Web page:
COVID-19 in NC: Unvaccinated? You’re now 15X more likely to die of COVID

FILE - In this March 26, 2021, file photo a member of the Philadelphia Fire Department prepares a dose of the Johnson & Johnson COVID-19 vaccine at a vaccination site setup in Philadelphia. Religious objections, once used only sparingly around the country to get exempted from various required vaccines, are becoming a much more widely used loophole against the COVID-19 shot. (AP Photo/Matt Rourke, File)

RALEIGH, N.C. (WNCN) – The percentage of vaccinated people in North Carolina who reported breakthrough cases of COVID-19 continue to tick up slightly, even as the unvaccinated grew even more likely to catch the virus and die from it.

The state added nearly 7,700 new breakthrough cases during the week that ended Sept. 11 — bringing the total to nearly 56,000 since Jan. 1 — according to the weekly respiratory surveillance report published Thursday by the state Department of Health and Human Services.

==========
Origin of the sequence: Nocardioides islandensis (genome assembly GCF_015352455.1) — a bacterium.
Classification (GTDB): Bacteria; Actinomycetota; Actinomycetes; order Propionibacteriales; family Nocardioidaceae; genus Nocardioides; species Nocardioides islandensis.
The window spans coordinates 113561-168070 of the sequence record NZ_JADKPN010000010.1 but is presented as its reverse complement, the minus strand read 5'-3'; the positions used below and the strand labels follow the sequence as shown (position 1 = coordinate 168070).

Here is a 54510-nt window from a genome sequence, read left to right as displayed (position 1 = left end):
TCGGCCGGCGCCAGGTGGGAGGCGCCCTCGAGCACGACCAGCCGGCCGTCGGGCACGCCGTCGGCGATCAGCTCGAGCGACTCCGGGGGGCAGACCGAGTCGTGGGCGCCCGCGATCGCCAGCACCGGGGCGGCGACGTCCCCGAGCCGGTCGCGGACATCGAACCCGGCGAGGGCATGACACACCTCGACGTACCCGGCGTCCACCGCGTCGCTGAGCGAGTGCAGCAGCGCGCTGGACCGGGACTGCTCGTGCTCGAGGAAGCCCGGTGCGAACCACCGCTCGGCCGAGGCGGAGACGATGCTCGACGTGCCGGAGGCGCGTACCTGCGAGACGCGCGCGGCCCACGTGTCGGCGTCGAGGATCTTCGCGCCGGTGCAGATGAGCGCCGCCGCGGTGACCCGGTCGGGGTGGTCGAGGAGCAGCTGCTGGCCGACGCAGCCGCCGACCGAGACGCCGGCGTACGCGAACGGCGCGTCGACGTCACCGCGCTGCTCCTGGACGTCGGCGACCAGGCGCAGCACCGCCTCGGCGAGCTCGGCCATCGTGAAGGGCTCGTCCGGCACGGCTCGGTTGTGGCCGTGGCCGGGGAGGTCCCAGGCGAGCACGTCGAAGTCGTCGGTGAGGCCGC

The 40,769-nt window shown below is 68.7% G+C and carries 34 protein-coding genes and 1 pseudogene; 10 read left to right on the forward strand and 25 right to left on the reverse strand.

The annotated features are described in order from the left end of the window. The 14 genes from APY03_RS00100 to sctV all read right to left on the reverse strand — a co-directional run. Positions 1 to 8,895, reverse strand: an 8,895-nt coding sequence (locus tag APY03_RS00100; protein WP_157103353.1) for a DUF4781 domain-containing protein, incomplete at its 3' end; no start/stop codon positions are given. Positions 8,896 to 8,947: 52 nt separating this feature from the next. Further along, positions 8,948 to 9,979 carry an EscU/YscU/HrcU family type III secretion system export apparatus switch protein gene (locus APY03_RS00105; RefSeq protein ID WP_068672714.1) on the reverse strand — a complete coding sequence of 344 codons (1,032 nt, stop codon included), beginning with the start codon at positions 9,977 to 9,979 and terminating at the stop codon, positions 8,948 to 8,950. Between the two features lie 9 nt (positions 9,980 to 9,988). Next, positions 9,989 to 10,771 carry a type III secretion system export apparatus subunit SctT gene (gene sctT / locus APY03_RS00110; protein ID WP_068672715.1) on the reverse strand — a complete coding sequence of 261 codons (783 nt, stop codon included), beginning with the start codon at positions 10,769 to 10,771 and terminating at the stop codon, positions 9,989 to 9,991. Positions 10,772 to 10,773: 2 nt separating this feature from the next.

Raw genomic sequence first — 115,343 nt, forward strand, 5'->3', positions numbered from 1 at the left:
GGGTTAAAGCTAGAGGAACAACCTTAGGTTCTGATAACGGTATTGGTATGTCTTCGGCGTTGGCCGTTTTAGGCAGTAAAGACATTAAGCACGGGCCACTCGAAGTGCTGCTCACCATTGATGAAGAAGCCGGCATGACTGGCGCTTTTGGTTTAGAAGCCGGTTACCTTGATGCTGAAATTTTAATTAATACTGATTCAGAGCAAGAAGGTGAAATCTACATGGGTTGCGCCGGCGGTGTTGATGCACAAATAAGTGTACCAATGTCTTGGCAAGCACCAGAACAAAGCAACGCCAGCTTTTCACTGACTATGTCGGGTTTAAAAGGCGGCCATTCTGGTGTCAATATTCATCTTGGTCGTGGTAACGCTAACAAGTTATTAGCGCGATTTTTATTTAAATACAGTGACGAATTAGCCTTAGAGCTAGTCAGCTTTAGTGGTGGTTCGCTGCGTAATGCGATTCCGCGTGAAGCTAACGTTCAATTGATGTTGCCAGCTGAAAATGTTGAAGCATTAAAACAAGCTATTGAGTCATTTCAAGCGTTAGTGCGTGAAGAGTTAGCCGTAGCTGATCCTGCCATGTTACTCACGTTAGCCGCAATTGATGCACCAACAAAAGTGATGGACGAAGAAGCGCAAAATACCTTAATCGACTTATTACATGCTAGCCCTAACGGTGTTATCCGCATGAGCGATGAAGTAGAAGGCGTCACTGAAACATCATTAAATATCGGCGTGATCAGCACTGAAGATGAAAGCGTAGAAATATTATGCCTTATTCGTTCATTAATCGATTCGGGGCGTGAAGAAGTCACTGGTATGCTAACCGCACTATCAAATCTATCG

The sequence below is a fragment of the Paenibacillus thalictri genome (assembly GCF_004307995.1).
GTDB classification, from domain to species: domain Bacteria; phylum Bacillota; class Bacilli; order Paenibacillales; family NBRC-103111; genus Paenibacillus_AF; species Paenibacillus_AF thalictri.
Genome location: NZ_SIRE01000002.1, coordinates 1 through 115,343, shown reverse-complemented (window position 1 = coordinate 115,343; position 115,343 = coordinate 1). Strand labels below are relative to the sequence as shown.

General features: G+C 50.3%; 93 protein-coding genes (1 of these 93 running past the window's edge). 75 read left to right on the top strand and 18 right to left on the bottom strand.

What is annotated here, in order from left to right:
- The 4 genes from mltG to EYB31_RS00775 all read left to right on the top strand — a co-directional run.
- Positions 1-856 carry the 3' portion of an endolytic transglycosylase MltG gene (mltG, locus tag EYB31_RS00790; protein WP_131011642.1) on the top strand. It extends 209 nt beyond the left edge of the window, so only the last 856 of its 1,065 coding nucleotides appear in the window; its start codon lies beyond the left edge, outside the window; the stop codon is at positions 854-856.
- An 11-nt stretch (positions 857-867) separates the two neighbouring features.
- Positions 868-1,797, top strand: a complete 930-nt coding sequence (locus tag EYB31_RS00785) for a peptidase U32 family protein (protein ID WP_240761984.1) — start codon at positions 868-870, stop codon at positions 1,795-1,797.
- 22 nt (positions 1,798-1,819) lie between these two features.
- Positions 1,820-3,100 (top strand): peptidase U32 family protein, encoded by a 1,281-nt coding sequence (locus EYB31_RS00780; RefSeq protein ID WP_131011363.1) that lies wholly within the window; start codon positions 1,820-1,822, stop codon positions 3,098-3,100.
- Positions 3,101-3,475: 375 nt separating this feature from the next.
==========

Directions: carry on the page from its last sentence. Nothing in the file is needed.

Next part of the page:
The report finds unvaccinated people were 4 1/2 times more likely than the fully vaccinated to catch the virus and nearly 15 1/2 times more likely to die from it.

Another 67 deaths among fully vaccinated people were reported to NCDHHS during the past week, bringing the total to 365.

Cases were reported by 1.1 percent of the 4.8 million fully vaccinated people in the state as of that date.

The rate was slightly more than one percent for the week ending Sept. 4, after it was 0.8 percent in the Sept. 2 report, with 0.7 percent in the report issued Aug. 26.

NCDHHS also said the percentage of emergency department visits for COVID-like symptoms, one of the agency’s earliest indicators, dropped to its lowest level in a month. 

Those visits accounted for 12 percent of visits for the week ending Sept. 18, two weeks after that figure was a pandemic-high 17 percent. Each of the state’s six regions showed a similar drop.

CBS 17’s Joedy McCreary has been tracking COVID-19 figures since March 2020, compiling data from federal, state, and local sources to deliver a clear snapshot of what the coronavirus situation looks like now and what it could look like in the future.